The Vatican has not entered into negotiations with Beijing on the establishment of formal diplomatic ties, Taiwan's ambassador to the Holy See said on Thursday.
Ambassador Tou Chou-seng (
Noting that the Vatican had never hidden its intention to establish full diplomatic relations with China, Tou said the two sides still had differences of opinion on matters of religious freedom and the appointment of Catholic bishops.
Describing Zen's remarks as being of a personal nature, Tou said the Vatican had not commented on the matter.
To the best of his understanding, Tou said, the Vatican and China had not yet begun negotiating, nor drawn up a timetable for forging diplomatic ties.
Tou said he respected Zen's frankness, but hoped Zen would take the feelings of the Taiwanese into account when making public comments.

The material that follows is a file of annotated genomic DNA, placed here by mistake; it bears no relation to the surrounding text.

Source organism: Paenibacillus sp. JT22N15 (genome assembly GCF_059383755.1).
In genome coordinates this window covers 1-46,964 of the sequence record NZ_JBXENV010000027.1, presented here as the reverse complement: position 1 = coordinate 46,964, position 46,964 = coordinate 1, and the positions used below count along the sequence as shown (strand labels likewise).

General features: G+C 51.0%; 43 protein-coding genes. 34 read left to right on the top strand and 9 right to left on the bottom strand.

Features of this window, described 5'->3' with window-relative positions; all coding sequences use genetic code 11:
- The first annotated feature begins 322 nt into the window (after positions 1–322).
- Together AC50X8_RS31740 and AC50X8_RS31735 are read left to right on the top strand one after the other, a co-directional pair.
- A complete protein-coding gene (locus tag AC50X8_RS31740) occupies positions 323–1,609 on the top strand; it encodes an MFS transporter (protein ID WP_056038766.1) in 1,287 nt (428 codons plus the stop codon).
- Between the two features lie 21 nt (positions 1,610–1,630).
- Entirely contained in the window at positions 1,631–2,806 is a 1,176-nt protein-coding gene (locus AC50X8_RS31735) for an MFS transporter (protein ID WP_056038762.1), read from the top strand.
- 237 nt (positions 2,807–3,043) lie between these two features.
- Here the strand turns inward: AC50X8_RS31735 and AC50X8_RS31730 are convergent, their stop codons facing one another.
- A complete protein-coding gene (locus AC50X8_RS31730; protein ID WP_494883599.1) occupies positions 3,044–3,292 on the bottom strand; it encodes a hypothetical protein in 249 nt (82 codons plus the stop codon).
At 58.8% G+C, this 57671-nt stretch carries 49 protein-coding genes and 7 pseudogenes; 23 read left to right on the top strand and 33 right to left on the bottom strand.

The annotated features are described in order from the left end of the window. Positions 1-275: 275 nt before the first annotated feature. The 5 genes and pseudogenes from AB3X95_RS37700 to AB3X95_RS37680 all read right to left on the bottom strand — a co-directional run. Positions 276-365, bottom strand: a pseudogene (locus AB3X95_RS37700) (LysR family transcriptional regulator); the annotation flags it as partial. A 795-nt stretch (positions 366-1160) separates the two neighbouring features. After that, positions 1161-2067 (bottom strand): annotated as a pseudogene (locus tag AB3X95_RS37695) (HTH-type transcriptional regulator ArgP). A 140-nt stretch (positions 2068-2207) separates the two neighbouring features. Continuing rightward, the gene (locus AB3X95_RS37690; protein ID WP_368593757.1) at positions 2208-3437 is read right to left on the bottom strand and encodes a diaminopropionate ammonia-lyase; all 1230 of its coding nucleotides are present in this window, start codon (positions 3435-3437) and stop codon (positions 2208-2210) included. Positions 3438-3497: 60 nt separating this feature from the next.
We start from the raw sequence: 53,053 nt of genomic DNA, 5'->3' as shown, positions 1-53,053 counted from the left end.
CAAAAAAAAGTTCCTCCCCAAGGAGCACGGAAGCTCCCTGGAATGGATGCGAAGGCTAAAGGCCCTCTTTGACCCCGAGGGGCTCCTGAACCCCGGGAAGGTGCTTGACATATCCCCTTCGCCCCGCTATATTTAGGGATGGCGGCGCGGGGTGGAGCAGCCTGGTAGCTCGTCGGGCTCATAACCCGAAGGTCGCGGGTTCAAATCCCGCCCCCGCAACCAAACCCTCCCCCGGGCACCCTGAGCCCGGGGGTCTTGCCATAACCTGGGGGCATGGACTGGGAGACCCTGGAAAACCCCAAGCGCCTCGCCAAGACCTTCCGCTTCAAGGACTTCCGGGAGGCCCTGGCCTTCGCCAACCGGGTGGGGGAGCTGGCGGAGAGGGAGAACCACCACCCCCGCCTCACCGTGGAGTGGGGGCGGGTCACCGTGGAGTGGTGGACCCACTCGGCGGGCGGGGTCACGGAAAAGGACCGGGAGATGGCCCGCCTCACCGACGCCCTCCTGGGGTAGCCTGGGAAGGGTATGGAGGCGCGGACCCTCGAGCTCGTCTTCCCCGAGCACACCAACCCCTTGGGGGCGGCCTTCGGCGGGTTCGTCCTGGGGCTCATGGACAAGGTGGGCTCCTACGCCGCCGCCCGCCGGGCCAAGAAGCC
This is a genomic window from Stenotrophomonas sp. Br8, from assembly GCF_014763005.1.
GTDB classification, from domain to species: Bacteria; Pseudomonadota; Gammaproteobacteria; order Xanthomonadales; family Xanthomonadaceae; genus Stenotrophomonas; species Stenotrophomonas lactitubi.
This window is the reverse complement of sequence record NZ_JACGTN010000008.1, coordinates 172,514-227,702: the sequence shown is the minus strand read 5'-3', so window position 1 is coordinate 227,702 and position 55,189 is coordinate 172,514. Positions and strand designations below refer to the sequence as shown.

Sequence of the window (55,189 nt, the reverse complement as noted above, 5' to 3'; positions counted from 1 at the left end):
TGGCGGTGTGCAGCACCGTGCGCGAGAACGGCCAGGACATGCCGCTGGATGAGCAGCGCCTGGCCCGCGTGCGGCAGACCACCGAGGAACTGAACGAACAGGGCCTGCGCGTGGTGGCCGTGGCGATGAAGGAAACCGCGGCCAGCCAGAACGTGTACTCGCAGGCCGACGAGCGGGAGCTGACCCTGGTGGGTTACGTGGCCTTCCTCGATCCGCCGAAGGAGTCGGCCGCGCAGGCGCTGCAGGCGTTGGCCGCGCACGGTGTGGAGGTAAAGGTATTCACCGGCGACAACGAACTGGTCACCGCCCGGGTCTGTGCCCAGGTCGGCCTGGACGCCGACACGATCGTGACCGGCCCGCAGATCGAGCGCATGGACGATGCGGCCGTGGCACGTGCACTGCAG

Zen will be one of the first bishops elevated to the rank of cardinal by Pope Benedict XVI, who succeeded Pope John Paul II. Zen's elevation is expected to be greeted with much pride and excitement by Catholics in Hong Kong, as it is seen as a recognition of the bishop's stance on social justice and as an honor for the church in Hong Kong.
Tou was invited to attend the ceremony, scheduled to be held yesterday.
Tou said he would congratulate Zen on behalf of the government and extend an open invitation for the bishop to visit Taiwan at his convenience.
Tou said that ties between Taiwan and the Vatican remained firm and that the Vatican was pleased with the nation's respect for religious freedom and welcomed its efforts to promote freedom, peace and charity around the world.
According to Tou, a senior Vatican official had assured him that the Holy See would not seek diplomatic ties with China at Taiwan's expense.
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